A New Look for Food Labels?

FDA panel proposes focus on calories

By Kathleen Zelman, MPH, RD, LD
WebMD Weight Loss Clinic - Expert Column

Making healthy choices at the market can be a daunting task -- unless you're savvy about reading food labels. But some changes may be in the works that could make it easier to make healthy purchasing decisions.

In 1993, the U.S. government passed legislation requiring manufacturers to provide food labels that would help consumers better understand the nutritional qualities of the products they buy. And labels began carrying more complete and useful nutrition information than ever before.

Now, Health and Human Services Secretary Tommy Thompson has unveiled recommendations to alter food labels in an effort to give Americans more complete information about the calorie content of their diets.

In an effort to fight the nation's spiraling obesity problem, an FDA task force has suggested improving food labels by displaying calorie counts more prominently and listing meaningful serving sizes. It also recommended better government enforcement to ensure that labels are accurate.

Further, the panel recommended that restaurants keep serving sizes realistic and provide calorie information on their menus. And it proposed a "Calories Count" educational program to teach consumers about the importance of balancing calories in with calories out.

Over the years, some manufacturers have gotten quite clever at disguising calories. For example, a packaged snack food that most of us would consider a single serving may actually turn out to be two or three servings, if you read the label closely.

The FDA has asked manufacturers to make the label changes on a voluntarybasis -- at least for now. Let?s hope that enhanced regulations willresultin food labels that will be easily understood and trustworthy.

The Look of the New Label

Would consumers become more aware of how many calories they were consuming if calorie information was printed in larger and/or type darker on food labels? The FDA task force thinks it may help to highlight calories -- as well as to list the number of calories found in the entire package.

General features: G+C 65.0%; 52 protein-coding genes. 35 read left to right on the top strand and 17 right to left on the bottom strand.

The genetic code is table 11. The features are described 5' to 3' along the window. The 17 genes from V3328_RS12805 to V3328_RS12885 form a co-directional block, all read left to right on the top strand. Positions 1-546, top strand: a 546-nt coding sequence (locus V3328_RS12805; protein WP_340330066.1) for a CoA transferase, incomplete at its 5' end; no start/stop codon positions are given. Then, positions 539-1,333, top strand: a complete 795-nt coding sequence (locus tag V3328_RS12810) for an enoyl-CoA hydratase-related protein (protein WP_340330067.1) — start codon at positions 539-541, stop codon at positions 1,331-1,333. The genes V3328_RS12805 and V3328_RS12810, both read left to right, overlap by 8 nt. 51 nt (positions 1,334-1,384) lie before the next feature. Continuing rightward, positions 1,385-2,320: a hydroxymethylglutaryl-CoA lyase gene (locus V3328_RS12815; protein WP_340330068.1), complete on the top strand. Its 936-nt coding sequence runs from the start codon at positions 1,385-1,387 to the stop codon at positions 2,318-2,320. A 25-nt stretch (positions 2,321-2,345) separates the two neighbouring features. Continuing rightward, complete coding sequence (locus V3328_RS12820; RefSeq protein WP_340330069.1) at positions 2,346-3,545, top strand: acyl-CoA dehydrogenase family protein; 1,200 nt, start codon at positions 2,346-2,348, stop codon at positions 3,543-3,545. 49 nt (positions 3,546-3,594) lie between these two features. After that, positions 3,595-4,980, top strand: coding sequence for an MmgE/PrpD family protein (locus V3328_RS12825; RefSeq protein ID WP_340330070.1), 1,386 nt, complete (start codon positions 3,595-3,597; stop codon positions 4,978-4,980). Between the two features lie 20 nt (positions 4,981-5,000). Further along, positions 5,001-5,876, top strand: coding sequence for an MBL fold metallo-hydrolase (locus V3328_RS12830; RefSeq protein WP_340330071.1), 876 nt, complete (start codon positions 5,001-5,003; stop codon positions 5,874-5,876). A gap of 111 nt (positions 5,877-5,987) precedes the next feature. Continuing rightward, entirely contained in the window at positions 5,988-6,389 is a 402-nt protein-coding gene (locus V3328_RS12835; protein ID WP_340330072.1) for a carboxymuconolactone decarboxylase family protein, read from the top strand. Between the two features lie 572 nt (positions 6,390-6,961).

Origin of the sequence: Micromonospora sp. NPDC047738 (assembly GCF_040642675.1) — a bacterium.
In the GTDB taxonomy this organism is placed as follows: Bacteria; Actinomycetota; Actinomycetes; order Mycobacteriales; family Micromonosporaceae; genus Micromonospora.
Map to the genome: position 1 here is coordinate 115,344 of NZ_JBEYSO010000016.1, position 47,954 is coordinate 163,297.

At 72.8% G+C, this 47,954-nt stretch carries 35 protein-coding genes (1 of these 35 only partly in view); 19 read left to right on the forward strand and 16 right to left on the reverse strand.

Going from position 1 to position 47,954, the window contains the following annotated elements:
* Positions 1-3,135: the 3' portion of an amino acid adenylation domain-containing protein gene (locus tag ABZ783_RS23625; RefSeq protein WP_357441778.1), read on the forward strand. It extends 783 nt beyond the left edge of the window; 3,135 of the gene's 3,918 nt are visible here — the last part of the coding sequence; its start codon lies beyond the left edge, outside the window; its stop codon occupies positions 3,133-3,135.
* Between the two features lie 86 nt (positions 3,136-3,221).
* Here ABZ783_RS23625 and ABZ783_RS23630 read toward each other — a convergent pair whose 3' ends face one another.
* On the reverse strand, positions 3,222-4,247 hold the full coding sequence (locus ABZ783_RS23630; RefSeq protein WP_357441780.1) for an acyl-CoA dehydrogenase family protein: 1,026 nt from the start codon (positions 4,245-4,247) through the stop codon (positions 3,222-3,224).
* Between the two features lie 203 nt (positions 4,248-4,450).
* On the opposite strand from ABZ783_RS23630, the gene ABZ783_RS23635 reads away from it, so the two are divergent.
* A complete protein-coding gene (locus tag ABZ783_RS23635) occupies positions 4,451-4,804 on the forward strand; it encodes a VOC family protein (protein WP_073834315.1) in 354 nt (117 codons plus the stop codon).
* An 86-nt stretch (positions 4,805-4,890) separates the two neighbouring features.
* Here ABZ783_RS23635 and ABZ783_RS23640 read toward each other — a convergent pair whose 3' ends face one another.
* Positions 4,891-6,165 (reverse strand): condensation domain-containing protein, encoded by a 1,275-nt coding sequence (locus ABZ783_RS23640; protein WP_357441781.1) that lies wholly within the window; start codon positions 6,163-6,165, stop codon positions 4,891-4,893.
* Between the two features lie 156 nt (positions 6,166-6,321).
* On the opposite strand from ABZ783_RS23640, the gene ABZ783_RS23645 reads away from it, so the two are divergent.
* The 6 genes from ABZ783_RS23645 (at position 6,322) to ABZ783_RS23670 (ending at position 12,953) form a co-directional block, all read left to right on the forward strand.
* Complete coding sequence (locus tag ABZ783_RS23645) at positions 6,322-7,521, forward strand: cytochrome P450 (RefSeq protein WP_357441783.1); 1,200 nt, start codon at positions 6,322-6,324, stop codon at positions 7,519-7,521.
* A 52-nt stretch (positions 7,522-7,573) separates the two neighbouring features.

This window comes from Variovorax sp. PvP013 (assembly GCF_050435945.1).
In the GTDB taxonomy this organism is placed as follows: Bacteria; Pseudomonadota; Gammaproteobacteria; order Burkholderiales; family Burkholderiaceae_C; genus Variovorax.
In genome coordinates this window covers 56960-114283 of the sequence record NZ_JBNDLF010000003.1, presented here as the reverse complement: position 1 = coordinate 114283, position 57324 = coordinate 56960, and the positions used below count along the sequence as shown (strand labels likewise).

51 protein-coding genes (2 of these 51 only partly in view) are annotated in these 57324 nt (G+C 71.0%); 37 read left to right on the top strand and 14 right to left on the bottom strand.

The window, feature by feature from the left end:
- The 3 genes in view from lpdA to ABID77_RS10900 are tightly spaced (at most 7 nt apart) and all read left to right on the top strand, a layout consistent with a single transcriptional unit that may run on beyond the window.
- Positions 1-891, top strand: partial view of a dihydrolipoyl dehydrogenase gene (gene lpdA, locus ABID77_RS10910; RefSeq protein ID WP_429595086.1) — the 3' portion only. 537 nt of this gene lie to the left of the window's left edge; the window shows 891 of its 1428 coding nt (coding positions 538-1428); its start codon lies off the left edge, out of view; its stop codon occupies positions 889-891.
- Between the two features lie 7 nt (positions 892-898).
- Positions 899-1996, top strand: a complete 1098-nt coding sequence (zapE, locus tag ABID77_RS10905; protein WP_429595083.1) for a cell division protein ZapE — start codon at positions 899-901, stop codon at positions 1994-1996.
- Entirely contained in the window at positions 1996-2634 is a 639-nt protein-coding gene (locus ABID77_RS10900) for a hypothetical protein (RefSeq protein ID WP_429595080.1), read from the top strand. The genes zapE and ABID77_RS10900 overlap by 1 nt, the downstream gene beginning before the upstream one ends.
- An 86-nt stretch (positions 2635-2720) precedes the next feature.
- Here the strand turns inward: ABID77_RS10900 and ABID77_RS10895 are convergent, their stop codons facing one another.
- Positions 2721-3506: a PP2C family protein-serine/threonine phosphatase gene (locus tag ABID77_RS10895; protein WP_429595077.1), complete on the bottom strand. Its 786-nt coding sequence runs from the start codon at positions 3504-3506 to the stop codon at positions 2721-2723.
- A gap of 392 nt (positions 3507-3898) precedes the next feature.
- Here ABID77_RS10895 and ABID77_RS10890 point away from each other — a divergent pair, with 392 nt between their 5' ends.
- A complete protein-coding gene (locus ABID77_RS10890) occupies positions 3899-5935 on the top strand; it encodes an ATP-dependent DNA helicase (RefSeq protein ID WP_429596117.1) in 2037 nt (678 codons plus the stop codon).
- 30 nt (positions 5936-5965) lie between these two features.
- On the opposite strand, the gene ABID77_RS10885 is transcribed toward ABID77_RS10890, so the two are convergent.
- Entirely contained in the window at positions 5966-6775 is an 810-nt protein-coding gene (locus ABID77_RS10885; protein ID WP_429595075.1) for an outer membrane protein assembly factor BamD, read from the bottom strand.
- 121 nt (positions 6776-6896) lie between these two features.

Another suggested change is that products that meet FDA criteria for "reduced-calorie" or "low-calorie" foods be allowed to carry health claims on their labels. For example, the label might say, "Diets low in calories may reduce the risk of obesity, which is associated with type II diabetes, certain cancers and heart disease." This could be a quick and easy way to identify foods lower in calories.

If these recommendations are implemented, they will join another recent labeling change. By January 2006, manufacturers will be required to list trans fat content on food labels. Along with the saturated fat and total fat content, this information can help consumers make heart-healthy choices.

Low-Carb Lowdown

Grocery shelves are lined with them, whole stores are devoted to them, restaurants have modified their menus to promote them, but what exactly is a "low-carb" food? There is no legal definition for this term (unlike the term "low fat," which is defined as 3 grams or less of fat per serving).

With the explosion in demand for low carbohydrate foods, the government needs to define the terminology so consumers can trust food and restaurant labels. The task force has suggested that the FDA define the terms "low-carbohydrate," "reduced-carbohydrate" and "carbohydrate-free" as well as "net carbs." Cross your fingers that this information arrives on your grocery shelf soon!

What to Look For on Labels

When I look at a label, I carefully check it for the information that I consider to be the most valuable. I do this once for most products, and the next time around I can just throw it into the grocery cart and get on with my shopping.

Here are the criteria I use to choose the most nutritious foods at the best price.

    1. Calories per serving
    2. Total grams of fat per serving
    3. Total grams of saturated fat per serving
    4. Amount and type of sugars per serving
    5. Amount of fiber per serving
    6. Sodium content per serving
    7. Any significant vitamin or mineral contribution?
    8. Does the product carry a health claim?
    9. The list of ingredients, so you know what is in the food
    10. Is the product enriched or fortified with nutrients?

Will Better Labels Mean Better Choices?

I applaud the new program, and I hope that simple changes in the food label will lead consumers to healthier choices.

Of course, you can lead a horse to water but you can?t make him drink! Surveys reveal that consumers already have a good awareness of eating properly and good nutrition. While they know that eating fewer calories and getting regular physical activity is good for you, many don?t follow this advice.

We can only hope that getting better information into the hands of consumers will encourage them to make wiser food choices, at home and at restaurants. According to Thompson, "Small steps to eat a more balanced diet and stay physically active can go a long way to reversing the obesity epidemic."

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